Whether you are using Swift or Objective-C, developing a little open source framework or the next App Store hit, having a solid CI setup is very important to guarantee a fast feedback loop, and a reliable development pipeline.
In this article we are going to see how to use CircleCI to test iOS, and OS X applications. Oh! And watchOS and tvOS as well.
Note: Before configuring CircleCI you'll need to make sure that the Xcode Scheme used to run the test is shared, so that it will be downloaded as part of the repo checkout and Circle will find it when attempting to run the tests.
CircleCI offers multiple options to configure the CI job. The best one in my opinion is to use a
circle.yml file in the root of your project.
Here's the one of simplest
circle.yml you could write:
machine: xcode: version: "7.0" test: override: - ./bin/tests
That's it. This configuration file will make sure that your build will run on a machine with Xcode 7.0, the run the executable script located at
Using a script file where the test commands are rather than letting CircleCI guess how to run them itself has a number of advantages. First and foremost, it makes it so that you can run the same command the CI will use on your machine, which is important because you want to personally test your CI setup. On top of that it keeps the configuration file decoupled by the implementation details how the tests should run, and makes it more readable.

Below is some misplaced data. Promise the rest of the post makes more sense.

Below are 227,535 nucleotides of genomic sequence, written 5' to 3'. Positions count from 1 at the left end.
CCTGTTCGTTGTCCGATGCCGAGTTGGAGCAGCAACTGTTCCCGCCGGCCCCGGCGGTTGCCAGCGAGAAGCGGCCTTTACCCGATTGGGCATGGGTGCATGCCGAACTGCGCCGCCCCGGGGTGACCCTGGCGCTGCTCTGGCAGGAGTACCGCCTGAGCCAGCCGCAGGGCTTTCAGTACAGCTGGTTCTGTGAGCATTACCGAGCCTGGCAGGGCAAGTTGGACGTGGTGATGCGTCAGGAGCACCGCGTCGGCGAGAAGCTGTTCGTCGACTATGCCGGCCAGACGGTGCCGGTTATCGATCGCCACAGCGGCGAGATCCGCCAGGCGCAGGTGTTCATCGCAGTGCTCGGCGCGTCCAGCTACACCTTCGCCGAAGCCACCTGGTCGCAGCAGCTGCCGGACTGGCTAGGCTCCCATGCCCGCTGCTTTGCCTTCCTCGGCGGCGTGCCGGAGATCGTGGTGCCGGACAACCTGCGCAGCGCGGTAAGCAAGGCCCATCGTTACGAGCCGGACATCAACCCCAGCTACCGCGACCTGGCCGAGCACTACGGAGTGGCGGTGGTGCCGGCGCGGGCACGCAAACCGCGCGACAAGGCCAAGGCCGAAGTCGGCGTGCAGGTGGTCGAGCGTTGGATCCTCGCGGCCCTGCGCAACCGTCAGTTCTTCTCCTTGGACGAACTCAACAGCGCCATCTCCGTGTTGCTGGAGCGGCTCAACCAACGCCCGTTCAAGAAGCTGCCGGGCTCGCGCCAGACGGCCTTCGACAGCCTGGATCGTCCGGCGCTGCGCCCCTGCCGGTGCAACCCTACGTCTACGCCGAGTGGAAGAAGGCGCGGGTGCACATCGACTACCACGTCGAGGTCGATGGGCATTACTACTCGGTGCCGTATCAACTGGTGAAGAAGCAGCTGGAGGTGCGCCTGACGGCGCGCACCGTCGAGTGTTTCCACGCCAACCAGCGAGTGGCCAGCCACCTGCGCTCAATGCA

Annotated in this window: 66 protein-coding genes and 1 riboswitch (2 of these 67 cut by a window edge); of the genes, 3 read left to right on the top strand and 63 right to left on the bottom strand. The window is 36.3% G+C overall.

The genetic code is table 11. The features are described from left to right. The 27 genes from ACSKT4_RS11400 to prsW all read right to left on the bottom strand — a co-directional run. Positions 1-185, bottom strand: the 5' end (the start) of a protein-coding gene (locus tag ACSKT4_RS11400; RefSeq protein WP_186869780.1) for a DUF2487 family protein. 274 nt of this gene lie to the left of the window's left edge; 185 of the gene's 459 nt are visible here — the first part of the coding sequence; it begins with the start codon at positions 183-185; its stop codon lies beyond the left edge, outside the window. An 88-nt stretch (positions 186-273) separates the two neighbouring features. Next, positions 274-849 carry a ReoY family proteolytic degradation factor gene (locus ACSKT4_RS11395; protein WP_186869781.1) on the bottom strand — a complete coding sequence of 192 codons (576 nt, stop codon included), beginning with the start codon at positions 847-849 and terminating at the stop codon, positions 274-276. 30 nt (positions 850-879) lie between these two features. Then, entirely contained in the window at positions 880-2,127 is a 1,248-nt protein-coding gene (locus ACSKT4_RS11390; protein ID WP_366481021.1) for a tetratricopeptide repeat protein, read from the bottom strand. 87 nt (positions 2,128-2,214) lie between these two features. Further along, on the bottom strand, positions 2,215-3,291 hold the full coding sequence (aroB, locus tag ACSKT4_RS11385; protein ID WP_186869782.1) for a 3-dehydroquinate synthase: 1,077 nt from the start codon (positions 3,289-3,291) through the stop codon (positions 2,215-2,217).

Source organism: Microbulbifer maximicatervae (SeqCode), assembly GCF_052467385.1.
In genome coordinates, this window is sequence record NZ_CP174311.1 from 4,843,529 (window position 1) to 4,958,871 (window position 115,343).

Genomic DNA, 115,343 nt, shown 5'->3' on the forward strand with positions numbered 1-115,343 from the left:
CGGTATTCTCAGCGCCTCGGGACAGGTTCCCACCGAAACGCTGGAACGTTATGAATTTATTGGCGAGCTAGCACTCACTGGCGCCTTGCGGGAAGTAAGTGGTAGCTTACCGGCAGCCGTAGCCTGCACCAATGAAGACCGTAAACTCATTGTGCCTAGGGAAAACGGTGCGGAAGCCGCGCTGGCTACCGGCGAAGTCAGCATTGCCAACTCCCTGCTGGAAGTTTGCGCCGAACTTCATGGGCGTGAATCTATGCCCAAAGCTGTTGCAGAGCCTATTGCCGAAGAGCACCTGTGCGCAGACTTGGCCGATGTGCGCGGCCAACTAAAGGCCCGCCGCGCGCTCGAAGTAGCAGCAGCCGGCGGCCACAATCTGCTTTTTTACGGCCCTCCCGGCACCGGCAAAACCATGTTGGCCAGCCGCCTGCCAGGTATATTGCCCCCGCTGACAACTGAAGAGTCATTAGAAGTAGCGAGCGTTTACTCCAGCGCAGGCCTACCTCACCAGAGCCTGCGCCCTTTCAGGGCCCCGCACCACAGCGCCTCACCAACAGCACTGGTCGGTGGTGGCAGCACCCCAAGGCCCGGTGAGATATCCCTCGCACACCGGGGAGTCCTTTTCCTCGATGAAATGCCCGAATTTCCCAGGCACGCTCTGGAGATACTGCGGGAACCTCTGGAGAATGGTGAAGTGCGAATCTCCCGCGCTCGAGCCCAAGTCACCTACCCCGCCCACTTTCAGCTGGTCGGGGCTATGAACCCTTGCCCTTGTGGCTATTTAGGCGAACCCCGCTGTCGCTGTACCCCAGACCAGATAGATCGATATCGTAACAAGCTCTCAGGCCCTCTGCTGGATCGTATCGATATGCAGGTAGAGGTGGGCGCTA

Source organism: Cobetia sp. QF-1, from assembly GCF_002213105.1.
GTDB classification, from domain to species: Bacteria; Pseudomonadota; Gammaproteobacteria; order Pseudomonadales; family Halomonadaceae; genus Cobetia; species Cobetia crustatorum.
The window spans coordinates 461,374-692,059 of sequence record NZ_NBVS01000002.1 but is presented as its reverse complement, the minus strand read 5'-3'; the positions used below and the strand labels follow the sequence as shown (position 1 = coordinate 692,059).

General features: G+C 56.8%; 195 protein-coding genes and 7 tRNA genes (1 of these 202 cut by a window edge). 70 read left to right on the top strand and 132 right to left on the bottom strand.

Checkout this post for a closer look on how to write such a script.
circle.yml of Bench, one of the example projects used to in posts like "Xcode 7 UI testing, a first look" and "Job stories acceptance tests using KIF and Specta", adds is similar to the one above, but with an extra section:
machine: xcode: version: "7.0" dependencies: override: - bundle install test: override: - ./bin/unit-tests
circle.yml does is overriding the dependencies step, to run
machine: xcode: version: "7.0" checkout: post: - git submodule update --init --recursive dependencies: pre: - brew update || brew update - brew outdated xctool || brew upgrade xctool test: override: - rake test:ios - rake test:osx - rake test:xctool_ios
A note on dependencies
You might have noticed that I have made no mention yet to
pod install or
carthage bootstrap. That is because I've found that is way better to check in your projects dependencies under version control rather than having the CI downloading every time. Not only you will get a faster build, but also remove the network as a possible point of failure. For example GitHub being offline would not prevent the dependencies to being downloaded, resulting in the build failing.
This has been a quick practical introduction on how to configure CircleCI for iOS testing. If you need to look deeper into the topic head over to the Circle documentation page, or look at how the open source libraries you use do it. Also, feel free to leave a comment below or hit me up on Twitter @mokagio if you need help.
Happy coding, and leave the codebase better than you found it.